In this context the Commission is empowered to adopt a delegated act laying down the situations in which post-authorisation efficacy studies may be required.
In order to further explore the added-value and the content of such an act the Commission has prepared a reflection paper which is now being rolled out for public consultation with a view of receiving feedback from stakeholders on this issue.
The period of consultation ends on 18 February 2013. All citizens and organisations (public and private) are invited to contribute. For more information on how to contribute, please read the reflection paper.
Received contributions will be published on the internet. For more information on the processing of personal data in the context of this consultation, read the specific Privacy Statement.
Public consultation on phasing-in requirements on a black symbol identifying medicinal products subject to additional monitoring
Under the new pharmacovigilance provisions some medicinal products for human use are authorised subject to additional monitoring for reasons of their specific safety profile. Those products have to bear a black symbol which shall be selected by the Commission by July 2013 at the latest. In the context of selecting the symbol the Commission is currently considering the need for phasing-in arrangements for the inclusion of the symbol in the summary of product characteristics and the package leaflet of all products concerned.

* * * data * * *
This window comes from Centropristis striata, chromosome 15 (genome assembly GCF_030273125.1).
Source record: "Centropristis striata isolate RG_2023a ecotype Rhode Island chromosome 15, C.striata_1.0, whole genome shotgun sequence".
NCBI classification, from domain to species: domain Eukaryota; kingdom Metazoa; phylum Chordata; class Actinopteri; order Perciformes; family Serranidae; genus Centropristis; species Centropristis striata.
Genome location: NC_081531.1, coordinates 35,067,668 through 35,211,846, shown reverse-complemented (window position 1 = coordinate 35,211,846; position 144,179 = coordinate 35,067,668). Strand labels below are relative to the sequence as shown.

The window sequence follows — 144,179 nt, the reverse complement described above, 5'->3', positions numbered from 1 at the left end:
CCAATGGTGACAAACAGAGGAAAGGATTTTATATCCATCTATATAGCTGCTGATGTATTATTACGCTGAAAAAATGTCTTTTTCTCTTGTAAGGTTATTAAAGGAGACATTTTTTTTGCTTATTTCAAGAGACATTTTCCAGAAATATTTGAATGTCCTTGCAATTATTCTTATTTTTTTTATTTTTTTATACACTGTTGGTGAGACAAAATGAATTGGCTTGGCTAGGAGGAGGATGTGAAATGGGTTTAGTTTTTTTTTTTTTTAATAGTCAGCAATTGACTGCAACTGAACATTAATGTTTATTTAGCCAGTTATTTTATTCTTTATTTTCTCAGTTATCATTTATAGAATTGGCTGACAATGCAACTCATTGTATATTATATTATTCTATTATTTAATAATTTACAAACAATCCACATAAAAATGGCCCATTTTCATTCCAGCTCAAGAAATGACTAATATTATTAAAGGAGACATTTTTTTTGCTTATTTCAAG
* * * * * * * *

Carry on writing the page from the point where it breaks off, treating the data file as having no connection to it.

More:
This concept paper is being rolled out for public consultation with a view of receiving feedback from stakeholders on this issue.
The period of consultation ends on 10 January 2013. All citizens and organisations (public and private) are welcome to contribute to this consultation. For more information on how to contribute, please read the concept paper. Received contributions will be published on the internet. For more information on the processing of personal data in the context of this consultation,read the specific Privacy Statement.
18 July 2012
Updated: Questions and answers on transitional arrangements concerning the entering into force of the new pharmacovigilance provisions in July 2012
The Commission updated its Q&A document as regards the correct phasing-in of the new pharmacovigilance requirements and the specific dates from which the new rules apply. This new version replaces the Q&A document published in February 2012.
20 June 2012
Adoption and Publication of Commission Implementing Regulation on pharmacovigilance activities
Following its adoption on 19 June the Commission Implementing Regulation (EU) 520/2012 on the performance of pharmacovigilance activities has been published in the Official Journal of the European Union. This Implementing Regulation complements the 2010 pharmacovigilance legislation, which starts to apply in July 2012, by providing the more technical details that have to be observed by marketing authorisation holders, national competent authorities and EMA in the daily practice of applying the new legislation. It is therefore an important piece in the new framework, which will promote and protect public health by strengthening the European system for monitoring the safety and use of medicines.
The text of the Implementing Regulation is here
The new pharmacovigilance legislation Regulation (EU) No 1235/2010 of 15.12.2010 and Directive 2010/84/EU of 15.12.2010 (OJ 31.12.2010, L348) enables the European Medicines Agency to charge fees for its new pharmacovigilance activities.
With this public consultation, Directorate General for Health and Consumers intends to consult all stakeholders on the proposed structure and levels of fees for pharmacovigilance.
- The public consultation paper can be found here. (Deadline for comments: 15 September 2012).
- Questions and Answers (last update : 11/09/2012).
20 February 2012
Questions and answers on transitional arrangements concerning the entering into force of the new pharmacovigilance provisions in July 2012